Landmark Agri-Deal Sees Commonwealth Bank of Australia Prepay for Carbon Credits

In the first-of-its-kind transaction for Australia’s agriculture sector and the domestic carbon market, the Commonwealth Bank of Australia (CBA) has prepaid for a portion of the carbon credits that will be generated by a carbon credit project in Western Australia.

This AUS$1.7 million transaction supports Forever Wild, an ecological and social enterprise, and Corporate Carbon, a carbon project service provider, to acquire and manage pastoral leases for cattle stations at Narndee Station and Mount Magnet in Western Australia, along with an associated carbon credit project.

Under the financing structure terms, the bank has prepaid for Australian Carbon Credit Units (ACCUs) that will be delivered over a five-year period. Each Australian Carbon Credit Unit represents 1 tonne of carbon dioxide equivalent stored or avoided by a project registered with the Clean Energy Regulator.

Announced on National Ag Day, the transaction is one of the first known private ACCU pre-payment deals in Australia, and supports the development of carbon credit supply from the domestic agriculture sector.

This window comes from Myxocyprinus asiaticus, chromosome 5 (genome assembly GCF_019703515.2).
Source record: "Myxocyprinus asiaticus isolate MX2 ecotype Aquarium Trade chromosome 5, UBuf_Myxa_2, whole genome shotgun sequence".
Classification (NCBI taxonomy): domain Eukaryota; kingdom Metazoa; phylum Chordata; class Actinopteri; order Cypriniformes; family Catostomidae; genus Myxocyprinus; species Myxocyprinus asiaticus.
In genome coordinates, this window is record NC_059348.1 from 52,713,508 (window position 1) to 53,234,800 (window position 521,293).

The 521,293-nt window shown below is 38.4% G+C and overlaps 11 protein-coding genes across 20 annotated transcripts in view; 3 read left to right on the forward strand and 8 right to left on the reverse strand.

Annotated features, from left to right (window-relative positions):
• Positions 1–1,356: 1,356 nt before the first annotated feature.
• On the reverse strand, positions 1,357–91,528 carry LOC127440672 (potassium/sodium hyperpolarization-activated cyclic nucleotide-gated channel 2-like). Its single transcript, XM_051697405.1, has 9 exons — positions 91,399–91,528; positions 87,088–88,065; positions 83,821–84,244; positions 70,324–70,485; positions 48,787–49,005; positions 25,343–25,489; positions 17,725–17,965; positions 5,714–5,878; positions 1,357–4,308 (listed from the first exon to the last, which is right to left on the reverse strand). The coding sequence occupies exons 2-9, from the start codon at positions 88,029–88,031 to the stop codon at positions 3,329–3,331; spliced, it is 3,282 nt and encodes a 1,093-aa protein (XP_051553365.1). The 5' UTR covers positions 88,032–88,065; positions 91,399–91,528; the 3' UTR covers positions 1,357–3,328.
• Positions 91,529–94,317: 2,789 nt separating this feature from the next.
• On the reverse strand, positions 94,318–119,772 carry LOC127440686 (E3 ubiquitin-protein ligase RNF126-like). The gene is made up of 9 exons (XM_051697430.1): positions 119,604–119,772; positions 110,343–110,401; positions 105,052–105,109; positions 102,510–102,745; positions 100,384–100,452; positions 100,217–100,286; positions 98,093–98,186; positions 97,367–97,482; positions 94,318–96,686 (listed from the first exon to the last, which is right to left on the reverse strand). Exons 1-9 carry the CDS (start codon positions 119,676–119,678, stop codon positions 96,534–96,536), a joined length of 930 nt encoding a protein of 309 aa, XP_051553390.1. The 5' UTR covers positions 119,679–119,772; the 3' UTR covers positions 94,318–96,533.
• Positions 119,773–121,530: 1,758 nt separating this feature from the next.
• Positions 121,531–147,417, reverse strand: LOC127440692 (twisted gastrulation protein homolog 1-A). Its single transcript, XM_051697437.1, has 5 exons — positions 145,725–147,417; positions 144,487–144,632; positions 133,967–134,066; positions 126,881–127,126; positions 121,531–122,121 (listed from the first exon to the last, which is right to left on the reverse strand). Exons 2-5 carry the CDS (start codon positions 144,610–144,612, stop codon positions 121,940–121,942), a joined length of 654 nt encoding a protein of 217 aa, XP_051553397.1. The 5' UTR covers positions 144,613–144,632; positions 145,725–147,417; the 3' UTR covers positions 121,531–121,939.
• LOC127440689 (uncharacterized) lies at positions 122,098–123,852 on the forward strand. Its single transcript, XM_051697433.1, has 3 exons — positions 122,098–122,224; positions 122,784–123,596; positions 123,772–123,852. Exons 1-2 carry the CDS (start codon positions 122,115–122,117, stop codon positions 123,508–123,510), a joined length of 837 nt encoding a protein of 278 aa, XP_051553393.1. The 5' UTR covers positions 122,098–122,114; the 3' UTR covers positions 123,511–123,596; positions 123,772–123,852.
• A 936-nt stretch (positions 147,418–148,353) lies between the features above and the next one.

“CBA is having in-depth conversations with agribusinesses about how they can prosper from achieving a more sustainable future,” said Mike Vacy Lyle, CBA Group Executive Business Banking.

Conserving Biodiversity

“We are here to support agribusinesses to advance their decarbonisation journeys and enhance the quality of their natural assets while improving productivity.

“To do this, CBA is building on our track record of supporting agribusinesses with innovative sustainable financing solutions, from Australia’s first Agri Green Loan and first Sustainability Linked Loan for the farming sector, to the first sustainability-linked inventory facility.”

More agribusinesses are exploring opportunities across sustainable practices and carbon markets to advance their environmental goals while improving farm assets and productivity.

Fiachra Kearney, Chief Executive Officer of Forever Wild, said the organisation is committed to achieving measurable sustainability improvements while maintaining a productive business.

“We are committed to conserving biodiversity, ecological systems, the cultural heritage of First Nations peoples and the broader community,” Kearney said.

“Agribusinesses need to work towards more regenerative and restorative ways of doing business. It’s all about valuing our natural and cultural assets and understanding that the business case is truly viable. Together we can make it happen.” 

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